Tesla Fire in Lithium Battery Destroys Vehicle

(Last Updated On: October 7, 2013)

abstract fire on blackScience Fact:  Tesla fire: on Tuesday last week near Seattle, a Tesla Model S electric vehicle driving on a state highway ran over some metal debris and damaged its lithium-ion battery pack. The driver stopped and evacuated safely before the car burst into flame.

Car batteries have caught fire before during testing, but the Tesla fire is only the second report of a fire following a crash. I’m not an expert in lithium-ion batteries, which are a complicated subject. However, as a scientist and an enthusiastic owner of a GM Volt, I felt that this event called for a comment. After all, people want to know, am I risking my life to ride a car with one of these batteries? For that matter, how about an aircraft?

The following table compares the battery packs of three electric vehicles – a Tesla of the type that caught fire, the LEAF full electric and the Volt hybrid.

Table - EV table

Several things pop out in this table:
– The Tesla is carrying around a lot more electrical energy – 3.5 to 5 times – than these other vehicles
– The Tesla is packing more energy per pound into its battery, which probably means their battery technology is pushing closer to its limits
– The Tesla is configured to allow 8 times faster charging of a much larger battery; this may mean thinner components, or more experimental materials, which again suggests technology being pushed close to the limits

The Tesla is a $70,000-plus car with an advertised top speed over 120 mph. That type of car is likely to be pushed harder, and driven faster, than a car advertised primarily for its low operating costs (“never buy gas”). When you add that to the comparisons above, it’s not surprising that if an electric vehicle is ever going to burst into flame, a Tesla fire might be more likely than some others.

Science Speculation:  But let’s examine the “if” in that last sentence. Just how much energy are we talking about, anyway?

Consider the Ford Escape, the all-gasoline version, which according to Edmunds.com is one of the four most popular SUVs. Its gas tank holds 15.1 gallons, which is a typical size for many cars.

Gasoline has chemical energy of about 36 megajoules per liter. When you convert the units (a megajoule equals 0.28 kilowatt-hour, a liter is 0.264 US gallons), the Escape is carrying around 576 kilowatt-hours of chemical energy. In other words, 7 times as much as that fiery-hot Tesla!

What’s the difference? An expert could list many fundamental differences in the technologies. But I say, we’ve had more than 100 years to improve the design and manufacturing of cars to the extent that we consider them safe to drive, even at high speeds. Today’s electric vehicles have been so carefully engineered that overall, I believe they are just as safe as gasoline vehicles. And 100 years from now, people will wonder what the fuss was about.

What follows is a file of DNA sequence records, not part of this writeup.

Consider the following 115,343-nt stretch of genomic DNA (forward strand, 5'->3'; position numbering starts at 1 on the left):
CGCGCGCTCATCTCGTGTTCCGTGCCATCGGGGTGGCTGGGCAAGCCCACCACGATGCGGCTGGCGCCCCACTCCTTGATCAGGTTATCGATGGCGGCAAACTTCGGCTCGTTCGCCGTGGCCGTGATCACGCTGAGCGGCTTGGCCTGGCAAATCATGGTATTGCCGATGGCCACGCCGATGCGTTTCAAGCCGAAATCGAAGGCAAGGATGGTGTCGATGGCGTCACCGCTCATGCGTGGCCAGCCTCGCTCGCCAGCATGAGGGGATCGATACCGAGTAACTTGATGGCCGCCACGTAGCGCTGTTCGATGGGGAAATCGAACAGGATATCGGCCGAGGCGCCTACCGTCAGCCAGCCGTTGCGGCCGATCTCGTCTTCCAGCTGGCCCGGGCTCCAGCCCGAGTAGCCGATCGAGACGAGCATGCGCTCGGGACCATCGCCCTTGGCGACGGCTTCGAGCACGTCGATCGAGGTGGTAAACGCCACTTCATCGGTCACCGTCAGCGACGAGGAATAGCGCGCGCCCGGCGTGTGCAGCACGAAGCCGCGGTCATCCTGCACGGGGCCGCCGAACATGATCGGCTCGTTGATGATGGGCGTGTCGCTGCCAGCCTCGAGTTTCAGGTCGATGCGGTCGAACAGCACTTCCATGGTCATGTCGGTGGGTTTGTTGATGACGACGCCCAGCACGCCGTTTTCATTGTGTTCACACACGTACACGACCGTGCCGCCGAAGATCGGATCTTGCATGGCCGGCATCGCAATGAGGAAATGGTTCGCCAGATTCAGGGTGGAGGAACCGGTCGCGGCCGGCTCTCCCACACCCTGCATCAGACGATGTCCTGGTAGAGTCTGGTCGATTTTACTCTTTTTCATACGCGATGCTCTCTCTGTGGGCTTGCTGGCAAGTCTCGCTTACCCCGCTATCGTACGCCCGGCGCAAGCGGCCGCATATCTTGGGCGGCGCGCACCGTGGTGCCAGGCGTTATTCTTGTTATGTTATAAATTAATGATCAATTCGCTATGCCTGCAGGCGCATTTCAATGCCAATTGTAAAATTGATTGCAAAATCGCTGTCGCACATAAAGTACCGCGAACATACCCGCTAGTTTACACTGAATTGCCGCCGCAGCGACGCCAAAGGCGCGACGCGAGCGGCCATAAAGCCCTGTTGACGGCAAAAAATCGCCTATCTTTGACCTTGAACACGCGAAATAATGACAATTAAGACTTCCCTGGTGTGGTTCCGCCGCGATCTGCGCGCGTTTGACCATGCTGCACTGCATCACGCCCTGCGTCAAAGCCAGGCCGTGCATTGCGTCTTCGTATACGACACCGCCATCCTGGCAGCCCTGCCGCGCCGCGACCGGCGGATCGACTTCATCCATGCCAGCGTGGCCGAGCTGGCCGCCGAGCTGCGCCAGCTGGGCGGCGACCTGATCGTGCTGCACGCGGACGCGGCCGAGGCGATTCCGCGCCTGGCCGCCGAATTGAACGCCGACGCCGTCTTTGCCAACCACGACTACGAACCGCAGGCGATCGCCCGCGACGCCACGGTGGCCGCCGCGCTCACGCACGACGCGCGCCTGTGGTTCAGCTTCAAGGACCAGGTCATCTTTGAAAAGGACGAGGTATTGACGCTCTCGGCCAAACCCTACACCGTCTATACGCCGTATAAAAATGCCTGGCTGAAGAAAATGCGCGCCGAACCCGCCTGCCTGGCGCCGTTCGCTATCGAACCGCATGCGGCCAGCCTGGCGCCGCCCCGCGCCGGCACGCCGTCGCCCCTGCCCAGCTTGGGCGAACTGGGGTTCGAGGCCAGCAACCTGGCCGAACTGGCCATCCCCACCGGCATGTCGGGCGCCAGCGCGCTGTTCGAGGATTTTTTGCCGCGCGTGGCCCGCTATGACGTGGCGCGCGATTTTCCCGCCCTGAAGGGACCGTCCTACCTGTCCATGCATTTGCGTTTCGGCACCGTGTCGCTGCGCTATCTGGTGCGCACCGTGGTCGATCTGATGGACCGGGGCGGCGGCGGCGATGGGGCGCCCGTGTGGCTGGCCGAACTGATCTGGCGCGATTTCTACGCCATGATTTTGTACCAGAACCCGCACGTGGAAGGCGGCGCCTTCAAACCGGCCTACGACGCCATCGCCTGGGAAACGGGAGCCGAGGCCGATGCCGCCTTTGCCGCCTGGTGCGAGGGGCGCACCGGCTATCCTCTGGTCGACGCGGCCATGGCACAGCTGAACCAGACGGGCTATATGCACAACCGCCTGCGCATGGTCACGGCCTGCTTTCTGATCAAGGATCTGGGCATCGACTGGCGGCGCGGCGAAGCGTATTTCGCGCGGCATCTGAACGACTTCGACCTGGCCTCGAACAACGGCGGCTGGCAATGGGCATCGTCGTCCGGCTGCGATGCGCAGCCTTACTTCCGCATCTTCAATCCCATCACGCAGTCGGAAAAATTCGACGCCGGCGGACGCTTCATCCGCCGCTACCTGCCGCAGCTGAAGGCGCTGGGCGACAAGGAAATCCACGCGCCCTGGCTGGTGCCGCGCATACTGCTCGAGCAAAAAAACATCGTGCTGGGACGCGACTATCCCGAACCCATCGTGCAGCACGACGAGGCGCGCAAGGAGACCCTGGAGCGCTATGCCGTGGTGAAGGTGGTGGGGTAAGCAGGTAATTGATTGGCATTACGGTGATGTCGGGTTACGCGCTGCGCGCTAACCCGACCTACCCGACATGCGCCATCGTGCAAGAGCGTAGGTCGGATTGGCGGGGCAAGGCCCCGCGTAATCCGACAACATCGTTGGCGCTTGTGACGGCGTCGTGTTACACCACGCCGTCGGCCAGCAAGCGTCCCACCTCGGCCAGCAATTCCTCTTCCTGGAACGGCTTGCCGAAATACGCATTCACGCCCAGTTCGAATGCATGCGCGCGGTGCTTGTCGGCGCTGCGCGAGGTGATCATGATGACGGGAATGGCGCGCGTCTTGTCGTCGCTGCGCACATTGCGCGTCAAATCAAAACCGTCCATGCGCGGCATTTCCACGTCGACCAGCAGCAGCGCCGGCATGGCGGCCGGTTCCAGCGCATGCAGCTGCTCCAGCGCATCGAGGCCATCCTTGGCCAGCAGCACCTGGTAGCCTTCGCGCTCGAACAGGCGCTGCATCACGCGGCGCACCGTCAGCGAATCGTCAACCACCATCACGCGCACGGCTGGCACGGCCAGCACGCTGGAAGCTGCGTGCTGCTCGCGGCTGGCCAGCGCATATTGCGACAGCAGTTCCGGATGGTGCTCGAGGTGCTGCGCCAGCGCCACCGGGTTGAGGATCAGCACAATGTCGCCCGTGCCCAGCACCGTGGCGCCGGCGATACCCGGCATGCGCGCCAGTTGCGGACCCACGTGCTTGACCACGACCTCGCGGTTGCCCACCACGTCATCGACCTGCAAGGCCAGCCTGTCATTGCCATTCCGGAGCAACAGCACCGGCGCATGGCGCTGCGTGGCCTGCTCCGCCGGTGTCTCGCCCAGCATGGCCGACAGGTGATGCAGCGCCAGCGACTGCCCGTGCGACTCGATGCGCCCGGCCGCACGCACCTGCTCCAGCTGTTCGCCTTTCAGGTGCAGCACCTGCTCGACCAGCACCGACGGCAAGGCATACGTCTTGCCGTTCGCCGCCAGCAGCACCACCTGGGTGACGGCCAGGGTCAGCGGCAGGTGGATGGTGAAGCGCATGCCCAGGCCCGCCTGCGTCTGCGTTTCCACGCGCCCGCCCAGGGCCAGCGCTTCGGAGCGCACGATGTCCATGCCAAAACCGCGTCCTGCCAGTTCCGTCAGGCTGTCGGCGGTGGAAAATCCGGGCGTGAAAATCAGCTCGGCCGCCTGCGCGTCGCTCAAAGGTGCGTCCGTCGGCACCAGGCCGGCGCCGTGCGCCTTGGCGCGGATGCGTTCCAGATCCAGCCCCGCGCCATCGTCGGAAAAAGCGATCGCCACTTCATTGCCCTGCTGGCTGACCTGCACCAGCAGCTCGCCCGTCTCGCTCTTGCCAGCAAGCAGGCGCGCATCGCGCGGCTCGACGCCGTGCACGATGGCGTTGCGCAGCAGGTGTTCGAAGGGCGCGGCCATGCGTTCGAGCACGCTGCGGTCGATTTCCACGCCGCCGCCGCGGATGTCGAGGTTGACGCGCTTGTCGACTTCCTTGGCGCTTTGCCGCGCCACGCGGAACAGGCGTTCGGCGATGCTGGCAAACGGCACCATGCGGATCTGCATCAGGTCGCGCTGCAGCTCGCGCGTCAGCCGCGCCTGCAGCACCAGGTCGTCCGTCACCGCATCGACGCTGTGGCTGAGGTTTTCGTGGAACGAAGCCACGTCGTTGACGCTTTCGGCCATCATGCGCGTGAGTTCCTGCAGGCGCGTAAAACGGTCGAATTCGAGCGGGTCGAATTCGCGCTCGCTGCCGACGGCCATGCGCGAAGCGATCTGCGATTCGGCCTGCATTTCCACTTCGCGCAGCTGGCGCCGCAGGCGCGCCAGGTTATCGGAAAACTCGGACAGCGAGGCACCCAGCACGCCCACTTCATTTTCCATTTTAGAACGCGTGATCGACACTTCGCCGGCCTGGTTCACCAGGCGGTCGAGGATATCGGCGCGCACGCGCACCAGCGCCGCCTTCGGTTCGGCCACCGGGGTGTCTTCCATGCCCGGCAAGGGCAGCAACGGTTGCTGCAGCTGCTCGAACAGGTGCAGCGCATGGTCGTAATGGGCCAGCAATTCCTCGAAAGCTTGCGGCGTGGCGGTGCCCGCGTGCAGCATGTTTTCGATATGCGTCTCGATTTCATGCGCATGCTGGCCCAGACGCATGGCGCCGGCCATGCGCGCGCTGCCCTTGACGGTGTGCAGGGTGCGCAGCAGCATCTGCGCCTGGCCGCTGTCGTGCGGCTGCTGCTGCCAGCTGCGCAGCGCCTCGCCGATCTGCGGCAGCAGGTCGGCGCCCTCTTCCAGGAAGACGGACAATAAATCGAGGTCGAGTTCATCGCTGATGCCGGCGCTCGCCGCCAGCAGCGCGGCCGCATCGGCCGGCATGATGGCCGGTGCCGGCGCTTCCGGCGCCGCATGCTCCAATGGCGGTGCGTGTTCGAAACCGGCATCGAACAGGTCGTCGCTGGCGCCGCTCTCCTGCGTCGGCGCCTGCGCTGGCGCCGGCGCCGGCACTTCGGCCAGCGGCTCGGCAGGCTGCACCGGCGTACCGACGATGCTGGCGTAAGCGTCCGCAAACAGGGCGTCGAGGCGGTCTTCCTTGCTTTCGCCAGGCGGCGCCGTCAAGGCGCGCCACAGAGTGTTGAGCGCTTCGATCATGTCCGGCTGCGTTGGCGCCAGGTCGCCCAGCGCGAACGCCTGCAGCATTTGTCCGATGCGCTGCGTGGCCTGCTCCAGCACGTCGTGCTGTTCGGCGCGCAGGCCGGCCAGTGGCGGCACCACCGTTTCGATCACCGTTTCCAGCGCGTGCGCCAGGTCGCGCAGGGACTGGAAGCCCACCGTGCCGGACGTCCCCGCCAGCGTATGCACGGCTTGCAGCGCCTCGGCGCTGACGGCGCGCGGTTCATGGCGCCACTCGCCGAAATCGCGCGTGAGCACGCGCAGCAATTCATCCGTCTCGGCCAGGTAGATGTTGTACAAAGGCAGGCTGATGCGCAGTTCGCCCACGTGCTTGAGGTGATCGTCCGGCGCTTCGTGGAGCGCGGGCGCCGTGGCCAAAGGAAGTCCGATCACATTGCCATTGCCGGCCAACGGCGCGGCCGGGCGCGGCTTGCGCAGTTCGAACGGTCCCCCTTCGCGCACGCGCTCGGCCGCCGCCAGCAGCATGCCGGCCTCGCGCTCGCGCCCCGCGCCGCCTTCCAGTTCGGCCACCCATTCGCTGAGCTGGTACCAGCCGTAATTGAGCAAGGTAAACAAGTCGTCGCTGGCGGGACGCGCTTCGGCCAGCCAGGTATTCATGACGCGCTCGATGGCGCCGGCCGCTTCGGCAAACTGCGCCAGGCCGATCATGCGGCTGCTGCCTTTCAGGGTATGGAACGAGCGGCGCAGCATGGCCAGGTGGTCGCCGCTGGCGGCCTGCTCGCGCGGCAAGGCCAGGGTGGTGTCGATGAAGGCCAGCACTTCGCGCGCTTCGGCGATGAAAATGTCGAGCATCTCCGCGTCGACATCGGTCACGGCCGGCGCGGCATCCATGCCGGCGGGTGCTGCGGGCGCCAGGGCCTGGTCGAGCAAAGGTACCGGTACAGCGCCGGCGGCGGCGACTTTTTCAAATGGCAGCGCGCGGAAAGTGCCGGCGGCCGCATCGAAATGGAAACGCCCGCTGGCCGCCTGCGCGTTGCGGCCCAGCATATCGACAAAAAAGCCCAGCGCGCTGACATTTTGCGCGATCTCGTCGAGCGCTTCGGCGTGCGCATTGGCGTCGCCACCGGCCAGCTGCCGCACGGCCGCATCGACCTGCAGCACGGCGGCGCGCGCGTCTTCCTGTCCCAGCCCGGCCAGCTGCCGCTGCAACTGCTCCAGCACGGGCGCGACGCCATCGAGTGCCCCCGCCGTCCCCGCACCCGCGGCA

The Tesla fire is scary news, but so far a unique event. Does the appeal of never buying gas overcome your concern about the risk of new technology?




Tesla Fire in Lithium Battery Destroys Vehicle — 4 Comments

  1. The Tesla fire is worrisome but as Art says fires of gasoline powered vehicles after a crash happen sometimes too. Lithium ion batteries however are not only new technology but they have some unique properties that make careful design essential.
    1. Batteries contain not only combustible items, lithium and organic electrolyte, but the oxygen to support combustion. This is unlike gasoline that requires the presence of oxygen and spark to start a fire. A lighted matched dropped into a gas tank will not cause a fire because the vapor in the tank does not contain oxygen. PLEASE DO NOT TRY THIS.
    2. The voltage of every single cell and there are between 100 and 150 in every vehicles that Art mentions needs to be controlled during charging very precisely. A few millivolts in 4.2V make a difference. This clearly is not the cause of the Tesla fire
    3. Exposing the battery to high temperature can lead to a fire. The ignition temperature depends on the battery chemistry. Generally the battery with the highest energy density is the most susceptible to fire and Tesla has one of the highest density chemistries
    4. We need to know more to determine what caused the fire last week, but if the car hit a piece of metal that punctured the battery case, friction and the impact could have caused the fire two ways
    a. Raise the battery temperature to ignition or
    b. Provided a short circuit between the anode and cathode and the discharged electrical energy could certainly cause ignition
    The Tesla fire is not unique. In addition to the Volt fire that was primarily caused by NHTSA’s careless handling of the vehicle after a test charge there have been several instances of batteries’ causing fires. There was a massive recall of Sony laptops in the 90’s and a crash in a UPS airplane in Dubai in 2011 was attributed to a load of batteries. This is why the US Postal service asks if a package has batteries before accepting it for shipment.

  2. Art, when Boeing had the problem of using I think the same batteries, on a plane that had a lot of plastic,( which has an off-gassing problem) I felt they had created their problem of the fires.
    Does the Tessla have any plastic near the battery?

    • June, so far as I know electric vehicle batteries are sealed systems, so nearby plastics should not be an issue. I think the main risks are physical damage or a thermal runaway due to poor electrical design. Hopefully they have learned enough to avoid thermal runaway, so it at this point it should mainly be a question of protecting the integrity of the package. I expect that a stronger barrier beneath the battery will be added to the Tesla. However, it will be interesting to read the NTSB report on the incident.